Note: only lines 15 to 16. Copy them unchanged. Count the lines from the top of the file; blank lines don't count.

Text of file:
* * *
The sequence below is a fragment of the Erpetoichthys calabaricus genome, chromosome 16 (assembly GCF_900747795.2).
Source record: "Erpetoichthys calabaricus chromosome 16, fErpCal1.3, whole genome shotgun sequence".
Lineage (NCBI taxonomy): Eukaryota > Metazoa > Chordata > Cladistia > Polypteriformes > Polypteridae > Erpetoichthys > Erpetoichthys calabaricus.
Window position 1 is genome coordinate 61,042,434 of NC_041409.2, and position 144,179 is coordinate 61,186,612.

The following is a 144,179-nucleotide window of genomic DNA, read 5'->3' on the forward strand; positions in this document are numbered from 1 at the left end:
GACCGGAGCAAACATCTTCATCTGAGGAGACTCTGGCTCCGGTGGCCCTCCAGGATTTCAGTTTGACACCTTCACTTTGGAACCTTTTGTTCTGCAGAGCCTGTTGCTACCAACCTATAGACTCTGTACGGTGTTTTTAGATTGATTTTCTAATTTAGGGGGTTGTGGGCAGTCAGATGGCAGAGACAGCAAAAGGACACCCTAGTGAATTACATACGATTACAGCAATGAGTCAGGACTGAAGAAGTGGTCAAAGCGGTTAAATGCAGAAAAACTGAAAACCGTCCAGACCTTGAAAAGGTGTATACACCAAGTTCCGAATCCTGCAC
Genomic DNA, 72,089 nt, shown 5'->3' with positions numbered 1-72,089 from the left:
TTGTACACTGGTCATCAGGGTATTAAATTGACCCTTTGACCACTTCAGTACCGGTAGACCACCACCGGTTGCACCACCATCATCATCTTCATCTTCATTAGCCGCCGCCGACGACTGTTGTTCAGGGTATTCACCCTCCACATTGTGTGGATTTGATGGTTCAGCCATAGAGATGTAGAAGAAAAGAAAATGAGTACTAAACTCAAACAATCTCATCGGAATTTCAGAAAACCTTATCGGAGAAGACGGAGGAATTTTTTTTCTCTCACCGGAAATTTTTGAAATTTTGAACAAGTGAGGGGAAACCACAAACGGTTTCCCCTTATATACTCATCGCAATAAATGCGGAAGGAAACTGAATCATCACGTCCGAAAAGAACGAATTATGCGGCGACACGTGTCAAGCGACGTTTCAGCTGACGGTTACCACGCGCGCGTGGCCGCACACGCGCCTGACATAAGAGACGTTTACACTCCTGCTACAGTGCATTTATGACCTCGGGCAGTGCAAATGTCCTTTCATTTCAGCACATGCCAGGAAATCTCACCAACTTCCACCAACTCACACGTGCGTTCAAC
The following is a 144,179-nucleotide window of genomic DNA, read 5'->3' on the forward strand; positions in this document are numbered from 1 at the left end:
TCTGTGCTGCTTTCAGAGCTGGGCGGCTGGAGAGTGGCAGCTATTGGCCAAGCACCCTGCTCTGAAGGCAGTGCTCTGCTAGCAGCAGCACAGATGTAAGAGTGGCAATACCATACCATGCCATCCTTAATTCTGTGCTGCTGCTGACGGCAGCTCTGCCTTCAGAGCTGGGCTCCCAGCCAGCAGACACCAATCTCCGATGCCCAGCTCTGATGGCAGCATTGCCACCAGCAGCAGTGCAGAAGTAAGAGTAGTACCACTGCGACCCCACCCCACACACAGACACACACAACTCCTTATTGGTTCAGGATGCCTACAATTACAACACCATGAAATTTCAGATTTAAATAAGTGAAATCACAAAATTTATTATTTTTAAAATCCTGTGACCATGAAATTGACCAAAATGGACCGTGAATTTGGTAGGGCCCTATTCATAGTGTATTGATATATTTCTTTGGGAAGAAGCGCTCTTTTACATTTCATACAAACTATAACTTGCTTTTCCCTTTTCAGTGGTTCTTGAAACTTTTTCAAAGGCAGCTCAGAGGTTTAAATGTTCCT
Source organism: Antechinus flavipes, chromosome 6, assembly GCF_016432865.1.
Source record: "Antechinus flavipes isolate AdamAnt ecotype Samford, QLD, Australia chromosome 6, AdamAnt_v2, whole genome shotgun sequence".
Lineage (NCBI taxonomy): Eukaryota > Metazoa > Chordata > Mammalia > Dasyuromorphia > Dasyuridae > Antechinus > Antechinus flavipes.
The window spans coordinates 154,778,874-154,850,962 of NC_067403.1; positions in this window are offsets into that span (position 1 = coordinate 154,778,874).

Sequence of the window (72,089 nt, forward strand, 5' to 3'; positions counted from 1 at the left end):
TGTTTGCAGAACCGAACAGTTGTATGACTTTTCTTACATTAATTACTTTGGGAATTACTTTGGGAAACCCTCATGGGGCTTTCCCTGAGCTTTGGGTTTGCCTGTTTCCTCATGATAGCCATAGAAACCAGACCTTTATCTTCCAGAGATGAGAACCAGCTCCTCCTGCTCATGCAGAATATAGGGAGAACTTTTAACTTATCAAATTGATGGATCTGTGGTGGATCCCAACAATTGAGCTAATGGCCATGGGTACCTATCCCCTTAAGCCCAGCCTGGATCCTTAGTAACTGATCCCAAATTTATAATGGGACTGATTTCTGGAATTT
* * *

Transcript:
Sequence of the window (72,089 nt, forward strand, 5' to 3'; positions counted from 1 at the left end):
TGTTTGCAGAACCGAACAGTTGTATGACTTTTCTTACATTAATTACTTTGGGAATTACTTTGGGAAACCCTCATGGGGCTTTCCCTGAGCTTTGGGTTTGCCTGTTTCCTCATGATAGCCATAGAAACCAGACCTTTATCTTCCAGAGATGAGAACCAGCTCCTCCTGCTCATGCAGAATATAGGGAGAACTTTTAACTTATCAAATTGATGGATCTGTGGTGGATCCCAACAATTGAGCTAATGGCCATGGGTACCTATCCCCTTAAGCCCAGCCTGGATCCTTAGTAACTGATCCCAAATTTATAATGGGACTGATTTCTGGAATTT